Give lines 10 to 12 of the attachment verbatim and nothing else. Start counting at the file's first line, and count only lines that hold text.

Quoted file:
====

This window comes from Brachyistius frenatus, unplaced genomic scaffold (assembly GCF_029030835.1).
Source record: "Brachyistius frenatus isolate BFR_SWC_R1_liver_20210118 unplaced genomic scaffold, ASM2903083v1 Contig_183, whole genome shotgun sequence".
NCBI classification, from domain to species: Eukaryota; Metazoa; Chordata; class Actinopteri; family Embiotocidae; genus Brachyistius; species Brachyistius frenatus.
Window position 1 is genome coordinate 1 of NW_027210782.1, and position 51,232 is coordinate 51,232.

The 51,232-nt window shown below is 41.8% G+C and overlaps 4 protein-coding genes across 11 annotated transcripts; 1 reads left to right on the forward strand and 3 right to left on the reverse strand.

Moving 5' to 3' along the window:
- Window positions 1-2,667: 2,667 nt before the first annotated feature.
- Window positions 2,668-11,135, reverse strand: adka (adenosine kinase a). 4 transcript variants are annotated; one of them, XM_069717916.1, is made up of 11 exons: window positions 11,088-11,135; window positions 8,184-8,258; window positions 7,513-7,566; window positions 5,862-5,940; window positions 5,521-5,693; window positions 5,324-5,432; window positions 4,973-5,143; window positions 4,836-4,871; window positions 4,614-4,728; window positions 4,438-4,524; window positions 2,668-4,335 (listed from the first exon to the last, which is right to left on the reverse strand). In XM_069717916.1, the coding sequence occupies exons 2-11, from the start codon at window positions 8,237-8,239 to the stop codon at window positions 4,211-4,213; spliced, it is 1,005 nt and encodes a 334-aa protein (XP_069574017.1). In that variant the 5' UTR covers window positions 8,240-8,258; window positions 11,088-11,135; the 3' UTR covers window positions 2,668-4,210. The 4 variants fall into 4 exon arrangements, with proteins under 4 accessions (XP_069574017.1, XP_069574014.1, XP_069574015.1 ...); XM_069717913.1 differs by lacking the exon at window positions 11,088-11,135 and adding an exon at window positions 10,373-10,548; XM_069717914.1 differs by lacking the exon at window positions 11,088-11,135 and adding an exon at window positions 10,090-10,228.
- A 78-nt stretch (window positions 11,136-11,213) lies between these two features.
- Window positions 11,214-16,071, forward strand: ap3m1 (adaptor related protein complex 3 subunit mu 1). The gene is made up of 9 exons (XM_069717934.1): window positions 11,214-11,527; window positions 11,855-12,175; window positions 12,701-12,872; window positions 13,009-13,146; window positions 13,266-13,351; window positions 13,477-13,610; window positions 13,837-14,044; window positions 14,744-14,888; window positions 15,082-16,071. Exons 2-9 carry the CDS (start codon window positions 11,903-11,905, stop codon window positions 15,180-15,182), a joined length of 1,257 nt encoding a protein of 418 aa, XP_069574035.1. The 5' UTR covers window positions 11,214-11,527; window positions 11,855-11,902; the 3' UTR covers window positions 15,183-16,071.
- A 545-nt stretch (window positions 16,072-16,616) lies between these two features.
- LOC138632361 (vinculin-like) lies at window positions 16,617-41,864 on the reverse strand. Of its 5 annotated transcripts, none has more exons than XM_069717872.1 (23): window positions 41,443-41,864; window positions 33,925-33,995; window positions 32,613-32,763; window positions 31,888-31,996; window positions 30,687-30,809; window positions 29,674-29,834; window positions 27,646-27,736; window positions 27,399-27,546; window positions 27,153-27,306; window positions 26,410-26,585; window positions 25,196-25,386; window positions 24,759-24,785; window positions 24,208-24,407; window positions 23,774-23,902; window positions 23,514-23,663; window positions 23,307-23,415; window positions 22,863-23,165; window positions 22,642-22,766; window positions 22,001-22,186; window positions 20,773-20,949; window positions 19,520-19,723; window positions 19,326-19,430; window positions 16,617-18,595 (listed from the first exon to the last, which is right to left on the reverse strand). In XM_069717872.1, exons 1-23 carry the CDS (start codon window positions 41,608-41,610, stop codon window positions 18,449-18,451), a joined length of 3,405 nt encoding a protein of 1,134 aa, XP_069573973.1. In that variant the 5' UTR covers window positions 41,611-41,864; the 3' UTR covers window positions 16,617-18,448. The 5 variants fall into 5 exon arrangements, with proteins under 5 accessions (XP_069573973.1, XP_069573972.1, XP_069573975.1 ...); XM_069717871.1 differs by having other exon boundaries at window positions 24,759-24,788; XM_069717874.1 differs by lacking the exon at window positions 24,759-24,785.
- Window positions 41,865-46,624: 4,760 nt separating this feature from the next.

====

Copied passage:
- Window positions 11,214-16,071, forward strand: ap3m1 (adaptor related protein complex 3 subunit mu 1). The gene is made up of 9 exons (XM_069717934.1): window positions 11,214-11,527; window positions 11,855-12,175; window positions 12,701-12,872; window positions 13,009-13,146; window positions 13,266-13,351; window positions 13,477-13,610; window positions 13,837-14,044; window positions 14,744-14,888; window positions 15,082-16,071. Exons 2-9 carry the CDS (start codon window positions 11,903-11,905, stop codon window positions 15,180-15,182), a joined length of 1,257 nt encoding a protein of 418 aa, XP_069574035.1. The 5' UTR covers window positions 11,214-11,527; window positions 11,855-11,902; the 3' UTR covers window positions 15,183-16,071.
- A 545-nt stretch (window positions 16,072-16,616) lies between these two features.
- LOC138632361 (vinculin-like) lies at window positions 16,617-41,864 on the reverse strand. Of its 5 annotated transcripts, none has more exons than XM_069717872.1 (23): window positions 41,443-41,864; window positions 33,925-33,995; window positions 32,613-32,763; window positions 31,888-31,996; window positions 30,687-30,809; window positions 29,674-29,834; window positions 27,646-27,736; window positions 27,399-27,546; window positions 27,153-27,306; window positions 26,410-26,585; window positions 25,196-25,386; window positions 24,759-24,785; window positions 24,208-24,407; window positions 23,774-23,902; window positions 23,514-23,663; window positions 23,307-23,415; window positions 22,863-23,165; window positions 22,642-22,766; window positions 22,001-22,186; window positions 20,773-20,949; window positions 19,520-19,723; window positions 19,326-19,430; window positions 16,617-18,595 (listed from the first exon to the last, which is right to left on the reverse strand). In XM_069717872.1, exons 1-23 carry the CDS (start codon window positions 41,608-41,610, stop codon window positions 18,449-18,451), a joined length of 3,405 nt encoding a protein of 1,134 aa, XP_069573973.1. In that variant the 5' UTR covers window positions 41,611-41,864; the 3' UTR covers window positions 16,617-18,448. The 5 variants fall into 5 exon arrangements, with proteins under 5 accessions (XP_069573973.1, XP_069573972.1, XP_069573975.1 ...); XM_069717871.1 differs by having other exon boundaries at window positions 24,759-24,788; XM_069717874.1 differs by lacking the exon at window positions 24,759-24,785.